I made a change that was first related. Even by the methods that science uses to deny christian beliefs they both fail. Putting it that way is a little stronger, as well as more accurate. It's kind of hard to say that "string theory" has been a failure when just about every physicist who wants to work these days needs to learn and be productive in it. It's just entirely "thought experiments" though, and quirking math to make it fit. --Puellanivis 20:02, 17 December 2007 (EST)

If this article is directed at high school students, Dicke would not be mentioned, as his contribution to the theory of relativity was limited. Physicsnut 09:11, 18 December 2007 (EST)

His importance to this article for Conservapedia is that he believed in something other than General Relativity, and although very intelligent, never received a Nobel Prize for any of his findings. The point being made is that if you disagree with GR, that you won't get a Nobel Prize. --Puellanivis 14:13, 18 December 2007 (EST)
Why you would disagree with GR is beyond me, but… --SimonA 14:16, 18 December 2007 (EST)
Whether or not I disagree with GR is irrelevant. This wiki has a goal and purpose, and you need speak toward that audience. The intention of this article is to question and critique GR, not to assume that it is automatically true. --Puellanivis 14:21, 18 December 2007 (EST)
You realize that what PhysicsNut was explaining - as I understood it - was that Dicke didn't really believe in something other than General Relativity? All that "babbling" was describing why Brans-Dicke theory differs little from GR (PhysicsNut, feel free to correct me on this). Feebasfactor 15:19, 18 December 2007 (EST)
That's correct. Brans-Dicke with Omega approaching infinity is General Relativity per Einstein. At no point did Dicke doubt that matter bent space-time. He merely postulated that there was another effect of matter that was not an r-squared effect. He didn't win the Nobel because someone else heard the CBR first - Dicke was just the one who realized it was proof-positive of the Big Bang. Physicsnut 16:44, 18 December 2007 (EST)
It's bias to insist on describing theories that compete with relativity in terms of relativity. Also, the explanation for why Dicke, one of the finest physicists of the 20th century responsible for multiple breakthroughs, did not win a Nobel Prize is not as plausible as the reason given.--Aschlafly 18:26, 18 December 2007 (EST)
Says who? Don't we need "authoritive sources for all the changes you want to make," or is your insinuation that Professor Dicke (who proved the Big Bang as his most notable breakthrough) was a young-earth creationist enough? Physicsnut 20:04, 19 December 2007 (EST)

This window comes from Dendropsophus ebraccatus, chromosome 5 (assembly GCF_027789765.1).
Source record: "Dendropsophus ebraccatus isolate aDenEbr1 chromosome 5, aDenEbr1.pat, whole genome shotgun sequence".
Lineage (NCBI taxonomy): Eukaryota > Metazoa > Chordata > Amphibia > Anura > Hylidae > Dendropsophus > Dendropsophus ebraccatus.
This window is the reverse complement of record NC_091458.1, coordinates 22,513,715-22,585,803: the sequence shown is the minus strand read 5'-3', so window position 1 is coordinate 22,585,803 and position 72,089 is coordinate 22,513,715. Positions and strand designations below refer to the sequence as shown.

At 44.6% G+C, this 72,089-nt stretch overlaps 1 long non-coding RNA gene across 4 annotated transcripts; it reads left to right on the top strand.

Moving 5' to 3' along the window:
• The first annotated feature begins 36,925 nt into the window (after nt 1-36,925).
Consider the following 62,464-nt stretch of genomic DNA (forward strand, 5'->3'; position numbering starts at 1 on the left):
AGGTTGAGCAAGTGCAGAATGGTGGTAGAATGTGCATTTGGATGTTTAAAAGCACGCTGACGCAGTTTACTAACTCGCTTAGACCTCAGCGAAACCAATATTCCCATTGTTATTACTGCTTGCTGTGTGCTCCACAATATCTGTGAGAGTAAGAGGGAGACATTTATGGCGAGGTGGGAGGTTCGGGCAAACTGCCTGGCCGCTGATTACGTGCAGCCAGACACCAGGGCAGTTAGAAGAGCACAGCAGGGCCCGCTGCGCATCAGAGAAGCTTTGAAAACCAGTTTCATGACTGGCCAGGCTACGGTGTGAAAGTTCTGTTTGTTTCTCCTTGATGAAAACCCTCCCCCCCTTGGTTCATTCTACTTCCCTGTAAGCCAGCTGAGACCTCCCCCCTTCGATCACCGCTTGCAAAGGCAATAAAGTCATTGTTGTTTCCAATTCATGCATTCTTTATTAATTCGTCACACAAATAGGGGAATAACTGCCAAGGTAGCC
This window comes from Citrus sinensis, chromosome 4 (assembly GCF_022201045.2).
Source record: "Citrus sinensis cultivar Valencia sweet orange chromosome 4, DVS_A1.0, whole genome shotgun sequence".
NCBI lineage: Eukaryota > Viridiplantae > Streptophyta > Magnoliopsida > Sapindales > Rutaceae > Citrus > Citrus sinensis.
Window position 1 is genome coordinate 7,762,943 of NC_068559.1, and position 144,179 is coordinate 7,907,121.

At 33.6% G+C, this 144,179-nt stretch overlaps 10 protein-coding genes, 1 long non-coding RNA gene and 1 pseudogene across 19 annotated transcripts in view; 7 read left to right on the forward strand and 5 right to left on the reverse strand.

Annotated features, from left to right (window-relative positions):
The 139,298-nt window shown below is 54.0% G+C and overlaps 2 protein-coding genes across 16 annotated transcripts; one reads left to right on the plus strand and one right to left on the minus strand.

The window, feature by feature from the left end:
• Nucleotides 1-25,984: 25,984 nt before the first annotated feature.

Your attitude is completely unhelpful. You should not continue to post. --Puellanivis 21:21, 18 December 2007 (EST)
Maybe so, Puellanivis, but still, try not to write off editors so quickly! Phyiscsnut is only new here, and may not have understood how Conservapedia differs from Wikipedia or other MSM outlets. Many editors have moved beyond initial misunderstandings to find ways to contribute positively to Conservapedia, despite ideological differences - so you needn't necessarily drive them off right away. Feebasfactor 00:06, 19 December 2007 (EST)
I don't why there are so many edits to the content page here, and I'll have to sort through them again. Relativity is a magnet for liberal bias, but we're not going to allow such bias here. Thanks.--Aschlafly 00:21, 19 December 2007 (EST)
Feebasfactor, your point is very well received. I definitely agree with your point. But people will not get anywhere without discussing and considering. If they express an attitude that this site will never be helpful if it rejects their viewpoint, then that's just silly. Aschlafly, I believe I had cleared it up fairly well with my last revert, but please feel free to review it. I think it attracts so much liberal bias, because they feel like it's home turf, or something, and get mad when anyone insults it. I suppose it's kind of the same thing as the liberals insulting the Bible. It just evokes such a strong response, that liberals get stupid (more so) and don't stop think and consider. --Puellanivis 00:27, 19 December 2007 (EST)
Insult relativity all you want. Insult the memory of Robert Dicke and you can rot. Physicsnut 20:04, 19 December 2007 (EST)
Physicsnut, you're making no sense. Please don't pollute our pages with namecalling nonsense.--Aschlafly 20:11, 19 December 2007 (EST)